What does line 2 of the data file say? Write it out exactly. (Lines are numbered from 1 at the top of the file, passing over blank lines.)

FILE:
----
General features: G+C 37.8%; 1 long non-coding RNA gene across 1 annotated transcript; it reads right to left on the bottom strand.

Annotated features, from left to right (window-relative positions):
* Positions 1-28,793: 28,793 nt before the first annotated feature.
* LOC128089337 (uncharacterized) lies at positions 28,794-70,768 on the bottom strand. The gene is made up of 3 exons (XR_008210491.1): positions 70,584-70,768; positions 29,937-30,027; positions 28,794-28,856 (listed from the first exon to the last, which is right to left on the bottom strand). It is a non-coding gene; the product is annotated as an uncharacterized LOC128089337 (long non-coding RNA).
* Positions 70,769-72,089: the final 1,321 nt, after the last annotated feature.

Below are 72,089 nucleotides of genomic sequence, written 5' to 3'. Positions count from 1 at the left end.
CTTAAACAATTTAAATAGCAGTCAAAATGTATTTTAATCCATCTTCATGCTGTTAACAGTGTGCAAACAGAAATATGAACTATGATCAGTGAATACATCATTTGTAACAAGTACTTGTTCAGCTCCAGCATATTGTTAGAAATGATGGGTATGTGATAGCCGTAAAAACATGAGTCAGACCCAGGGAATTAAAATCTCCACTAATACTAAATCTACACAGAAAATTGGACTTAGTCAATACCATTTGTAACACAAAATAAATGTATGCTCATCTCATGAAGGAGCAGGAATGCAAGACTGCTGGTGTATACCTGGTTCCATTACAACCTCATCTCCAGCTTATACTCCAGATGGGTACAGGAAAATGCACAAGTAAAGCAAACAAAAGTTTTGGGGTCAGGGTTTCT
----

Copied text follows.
Annotated features, from left to right (window-relative positions):